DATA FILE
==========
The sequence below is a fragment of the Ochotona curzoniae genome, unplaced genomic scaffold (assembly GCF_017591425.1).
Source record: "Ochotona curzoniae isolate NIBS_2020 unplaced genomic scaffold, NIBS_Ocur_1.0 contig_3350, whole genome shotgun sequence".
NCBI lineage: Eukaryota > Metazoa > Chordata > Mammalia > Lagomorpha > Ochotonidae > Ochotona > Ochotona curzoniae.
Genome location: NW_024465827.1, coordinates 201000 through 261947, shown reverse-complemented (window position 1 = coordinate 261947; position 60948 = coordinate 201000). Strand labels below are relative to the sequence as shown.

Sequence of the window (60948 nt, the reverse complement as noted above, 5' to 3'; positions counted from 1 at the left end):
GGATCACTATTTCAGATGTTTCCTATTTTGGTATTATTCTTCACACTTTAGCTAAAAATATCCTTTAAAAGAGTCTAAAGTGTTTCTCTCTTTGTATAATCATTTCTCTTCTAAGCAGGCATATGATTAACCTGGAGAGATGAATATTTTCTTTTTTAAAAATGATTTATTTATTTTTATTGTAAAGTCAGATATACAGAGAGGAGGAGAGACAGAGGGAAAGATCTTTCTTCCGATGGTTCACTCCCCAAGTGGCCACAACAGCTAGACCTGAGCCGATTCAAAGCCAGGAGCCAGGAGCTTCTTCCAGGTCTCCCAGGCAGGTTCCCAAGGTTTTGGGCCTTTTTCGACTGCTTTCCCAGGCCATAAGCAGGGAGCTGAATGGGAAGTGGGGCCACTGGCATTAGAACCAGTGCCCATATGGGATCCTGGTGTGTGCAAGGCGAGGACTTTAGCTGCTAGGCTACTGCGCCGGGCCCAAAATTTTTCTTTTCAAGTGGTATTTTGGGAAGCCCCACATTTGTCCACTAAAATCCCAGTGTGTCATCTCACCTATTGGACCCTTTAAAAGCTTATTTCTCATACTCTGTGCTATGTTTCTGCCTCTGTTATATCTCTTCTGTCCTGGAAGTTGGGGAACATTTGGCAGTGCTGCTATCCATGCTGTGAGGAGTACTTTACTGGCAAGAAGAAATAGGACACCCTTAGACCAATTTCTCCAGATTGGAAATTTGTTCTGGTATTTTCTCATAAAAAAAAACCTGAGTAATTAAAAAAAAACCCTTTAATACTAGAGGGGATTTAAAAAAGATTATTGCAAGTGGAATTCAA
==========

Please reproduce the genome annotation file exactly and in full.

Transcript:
The sequence below is a fragment of the Ochotona curzoniae genome, unplaced genomic scaffold (assembly GCF_017591425.1).
Source record: "Ochotona curzoniae isolate NIBS_2020 unplaced genomic scaffold, NIBS_Ocur_1.0 contig_3350, whole genome shotgun sequence".
NCBI lineage: Eukaryota > Metazoa > Chordata > Mammalia > Lagomorpha > Ochotonidae > Ochotona > Ochotona curzoniae.
Genome location: NW_024465827.1, coordinates 201000 through 261947, shown reverse-complemented (window position 1 = coordinate 261947; position 60948 = coordinate 201000). Strand labels below are relative to the sequence as shown.

Sequence of the window (60948 nt, the reverse complement as noted above, 5' to 3'; positions counted from 1 at the left end):
GGATCACTATTTCAGATGTTTCCTATTTTGGTATTATTCTTCACACTTTAGCTAAAAATATCCTTTAAAAGAGTCTAAAGTGTTTCTCTCTTTGTATAATCATTTCTCTTCTAAGCAGGCATATGATTAACCTGGAGAGATGAATATTTTCTTTTTTAAAAATGATTTATTTATTTTTATTGTAAAGTCAGATATACAGAGAGGAGGAGAGACAGAGGGAAAGATCTTTCTTCCGATGGTTCACTCCCCAAGTGGCCACAACAGCTAGACCTGAGCCGATTCAAAGCCAGGAGCCAGGAGCTTCTTCCAGGTCTCCCAGGCAGGTTCCCAAGGTTTTGGGCCTTTTTCGACTGCTTTCCCAGGCCATAAGCAGGGAGCTGAATGGGAAGTGGGGCCACTGGCATTAGAACCAGTGCCCATATGGGATCCTGGTGTGTGCAAGGCGAGGACTTTAGCTGCTAGGCTACTGCGCCGGGCCCAAAATTTTTCTTTTCAAGTGGTATTTTGGGAAGCCCCACATTTGTCCACTAAAATCCCAGTGTGTCATCTCACCTATTGGACCCTTTAAAAGCTTATTTCTCATACTCTGTGCTATGTTTCTGCCTCTGTTATATCTCTTCTGTCCTGGAAGTTGGGGAACATTTGGCAGTGCTGCTATCCATGCTGTGAGGAGTACTTTACTGGCAAGAAGAAATAGGACACCCTTAGACCAATTTCTCCAGATTGGAAATTTGTTCTGGTATTTTCTCATAAAAAAAAACCTGAGTAATTAAAAAAAAACCCTTTAATACTAGAGGGGATTTAAAAAAGATTATTGCAAGTGGAATTCAA